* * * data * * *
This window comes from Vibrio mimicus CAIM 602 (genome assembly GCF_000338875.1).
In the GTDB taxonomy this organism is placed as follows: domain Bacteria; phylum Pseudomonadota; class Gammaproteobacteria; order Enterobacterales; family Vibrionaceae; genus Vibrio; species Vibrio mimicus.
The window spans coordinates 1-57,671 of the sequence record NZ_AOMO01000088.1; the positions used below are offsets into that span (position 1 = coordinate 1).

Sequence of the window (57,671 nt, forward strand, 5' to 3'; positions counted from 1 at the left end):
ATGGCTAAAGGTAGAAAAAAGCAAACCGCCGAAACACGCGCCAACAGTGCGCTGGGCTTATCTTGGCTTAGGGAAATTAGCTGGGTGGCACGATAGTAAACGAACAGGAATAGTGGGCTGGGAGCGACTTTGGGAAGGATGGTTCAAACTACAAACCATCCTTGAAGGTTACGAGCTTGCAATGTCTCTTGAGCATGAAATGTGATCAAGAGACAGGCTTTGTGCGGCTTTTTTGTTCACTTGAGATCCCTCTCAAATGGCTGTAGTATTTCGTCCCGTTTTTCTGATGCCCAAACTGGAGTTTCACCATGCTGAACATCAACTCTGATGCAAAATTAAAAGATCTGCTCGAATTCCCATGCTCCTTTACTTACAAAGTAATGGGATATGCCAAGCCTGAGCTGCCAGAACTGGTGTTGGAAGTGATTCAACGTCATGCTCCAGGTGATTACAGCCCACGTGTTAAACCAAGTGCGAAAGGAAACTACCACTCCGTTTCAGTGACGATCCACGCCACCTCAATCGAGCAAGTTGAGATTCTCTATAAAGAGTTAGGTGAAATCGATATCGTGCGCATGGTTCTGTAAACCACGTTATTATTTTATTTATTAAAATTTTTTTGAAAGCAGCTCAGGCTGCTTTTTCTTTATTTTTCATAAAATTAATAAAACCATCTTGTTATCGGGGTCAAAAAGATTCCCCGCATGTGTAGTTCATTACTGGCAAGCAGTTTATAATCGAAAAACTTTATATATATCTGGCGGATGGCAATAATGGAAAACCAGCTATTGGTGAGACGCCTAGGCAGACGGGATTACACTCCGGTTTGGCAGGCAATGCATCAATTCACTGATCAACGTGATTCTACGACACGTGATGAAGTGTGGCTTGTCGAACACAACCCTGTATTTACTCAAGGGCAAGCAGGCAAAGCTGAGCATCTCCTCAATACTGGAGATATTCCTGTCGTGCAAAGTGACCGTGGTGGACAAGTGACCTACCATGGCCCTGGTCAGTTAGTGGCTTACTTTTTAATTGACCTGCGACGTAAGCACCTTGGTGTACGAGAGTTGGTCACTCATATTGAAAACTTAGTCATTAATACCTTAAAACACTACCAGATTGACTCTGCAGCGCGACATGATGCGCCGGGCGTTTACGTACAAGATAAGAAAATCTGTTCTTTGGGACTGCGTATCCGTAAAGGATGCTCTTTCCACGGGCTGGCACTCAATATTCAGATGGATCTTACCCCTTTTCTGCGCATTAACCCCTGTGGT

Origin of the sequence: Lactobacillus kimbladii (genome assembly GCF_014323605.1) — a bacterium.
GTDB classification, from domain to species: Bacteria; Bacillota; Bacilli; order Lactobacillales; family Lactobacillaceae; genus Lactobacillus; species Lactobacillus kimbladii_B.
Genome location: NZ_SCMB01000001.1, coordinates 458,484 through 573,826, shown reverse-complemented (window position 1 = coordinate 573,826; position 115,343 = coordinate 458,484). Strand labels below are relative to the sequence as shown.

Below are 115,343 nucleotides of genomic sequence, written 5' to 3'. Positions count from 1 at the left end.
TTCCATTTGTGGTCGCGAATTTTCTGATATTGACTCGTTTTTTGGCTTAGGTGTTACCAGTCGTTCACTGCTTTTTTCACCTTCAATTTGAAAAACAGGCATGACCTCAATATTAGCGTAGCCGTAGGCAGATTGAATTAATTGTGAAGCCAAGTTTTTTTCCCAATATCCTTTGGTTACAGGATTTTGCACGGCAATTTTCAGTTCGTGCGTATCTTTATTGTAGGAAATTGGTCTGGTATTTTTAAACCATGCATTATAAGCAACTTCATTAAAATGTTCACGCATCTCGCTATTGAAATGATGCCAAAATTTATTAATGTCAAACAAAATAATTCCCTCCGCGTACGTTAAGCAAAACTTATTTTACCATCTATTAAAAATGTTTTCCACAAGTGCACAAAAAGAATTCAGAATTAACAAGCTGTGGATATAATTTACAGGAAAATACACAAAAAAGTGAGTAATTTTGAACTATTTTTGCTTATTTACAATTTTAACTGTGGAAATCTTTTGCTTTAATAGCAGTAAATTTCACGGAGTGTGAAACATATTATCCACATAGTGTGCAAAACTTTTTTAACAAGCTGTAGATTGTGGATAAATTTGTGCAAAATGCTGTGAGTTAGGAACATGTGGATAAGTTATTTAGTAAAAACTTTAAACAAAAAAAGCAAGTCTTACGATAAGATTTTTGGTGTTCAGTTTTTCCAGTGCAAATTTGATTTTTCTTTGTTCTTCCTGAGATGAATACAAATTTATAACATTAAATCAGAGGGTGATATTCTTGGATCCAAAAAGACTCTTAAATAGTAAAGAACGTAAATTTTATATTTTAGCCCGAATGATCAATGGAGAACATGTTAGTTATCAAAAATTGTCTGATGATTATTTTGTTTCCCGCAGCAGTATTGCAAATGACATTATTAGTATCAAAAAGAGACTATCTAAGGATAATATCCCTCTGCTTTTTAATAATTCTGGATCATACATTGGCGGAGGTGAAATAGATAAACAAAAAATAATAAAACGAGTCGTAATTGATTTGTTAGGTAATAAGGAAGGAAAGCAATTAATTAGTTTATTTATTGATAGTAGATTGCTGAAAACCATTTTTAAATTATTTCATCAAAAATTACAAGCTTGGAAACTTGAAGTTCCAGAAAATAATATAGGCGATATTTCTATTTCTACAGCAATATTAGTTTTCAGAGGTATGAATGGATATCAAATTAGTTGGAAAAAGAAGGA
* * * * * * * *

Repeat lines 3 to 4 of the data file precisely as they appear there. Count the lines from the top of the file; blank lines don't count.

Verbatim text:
The window spans coordinates 1-57,671 of the sequence record NZ_AOMO01000088.1; the positions used below are offsets into that span (position 1 = coordinate 1).

Sequence of the window (57,671 nt, forward strand, 5' to 3'; positions counted from 1 at the left end):